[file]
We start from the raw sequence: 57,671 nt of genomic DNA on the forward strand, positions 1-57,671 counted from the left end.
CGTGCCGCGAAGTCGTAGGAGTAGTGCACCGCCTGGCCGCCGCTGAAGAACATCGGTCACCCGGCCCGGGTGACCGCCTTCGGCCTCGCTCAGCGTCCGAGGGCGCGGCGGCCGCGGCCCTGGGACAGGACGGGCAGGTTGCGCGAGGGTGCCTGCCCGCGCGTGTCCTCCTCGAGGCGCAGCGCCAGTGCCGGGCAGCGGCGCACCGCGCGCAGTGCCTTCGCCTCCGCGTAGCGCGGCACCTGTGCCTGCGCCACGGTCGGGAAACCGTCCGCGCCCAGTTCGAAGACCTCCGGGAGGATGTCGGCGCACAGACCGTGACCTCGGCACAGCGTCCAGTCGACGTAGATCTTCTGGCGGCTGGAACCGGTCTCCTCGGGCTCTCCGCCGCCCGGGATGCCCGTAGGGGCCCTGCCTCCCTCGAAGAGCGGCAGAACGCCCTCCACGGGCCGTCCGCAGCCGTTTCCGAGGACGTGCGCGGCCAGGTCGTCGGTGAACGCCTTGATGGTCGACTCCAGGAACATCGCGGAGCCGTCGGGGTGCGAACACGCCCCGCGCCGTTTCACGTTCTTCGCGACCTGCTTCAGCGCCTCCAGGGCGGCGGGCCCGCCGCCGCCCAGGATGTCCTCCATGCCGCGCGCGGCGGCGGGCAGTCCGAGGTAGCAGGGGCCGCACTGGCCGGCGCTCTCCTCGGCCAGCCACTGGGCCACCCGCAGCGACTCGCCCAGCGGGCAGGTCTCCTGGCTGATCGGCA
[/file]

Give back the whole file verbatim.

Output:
We start from the raw sequence: 57,671 nt of genomic DNA on the forward strand, positions 1-57,671 counted from the left end.
CGTGCCGCGAAGTCGTAGGAGTAGTGCACCGCCTGGCCGCCGCTGAAGAACATCGGTCACCCGGCCCGGGTGACCGCCTTCGGCCTCGCTCAGCGTCCGAGGGCGCGGCGGCCGCGGCCCTGGGACAGGACGGGCAGGTTGCGCGAGGGTGCCTGCCCGCGCGTGTCCTCCTCGAGGCGCAGCGCCAGTGCCGGGCAGCGGCGCACCGCGCGCAGTGCCTTCGCCTCCGCGTAGCGCGGCACCTGTGCCTGCGCCACGGTCGGGAAACCGTCCGCGCCCAGTTCGAAGACCTCCGGGAGGATGTCGGCGCACAGACCGTGACCTCGGCACAGCGTCCAGTCGACGTAGATCTTCTGGCGGCTGGAACCGGTCTCCTCGGGCTCTCCGCCGCCCGGGATGCCCGTAGGGGCCCTGCCTCCCTCGAAGAGCGGCAGAACGCCCTCCACGGGCCGTCCGCAGCCGTTTCCGAGGACGTGCGCGGCCAGGTCGTCGGTGAACGCCTTGATGGTCGACTCCAGGAACATCGCGGAGCCGTCGGGGTGCGAACACGCCCCGCGCCGTTTCACGTTCTTCGCGACCTGCTTCAGCGCCTCCAGGGCGGCGGGCCCGCCGCCGCCCAGGATGTCCTCCATGCCGCGCGCGGCGGCGGGCAGTCCGAGGTAGCAGGGGCCGCACTGGCCGGCGCTCTCCTCGGCCAGCCACTGGGCCACCCGCAGCGACTCGCCCAGCGGGCAGGTCTCCTGGCTGATCGGCA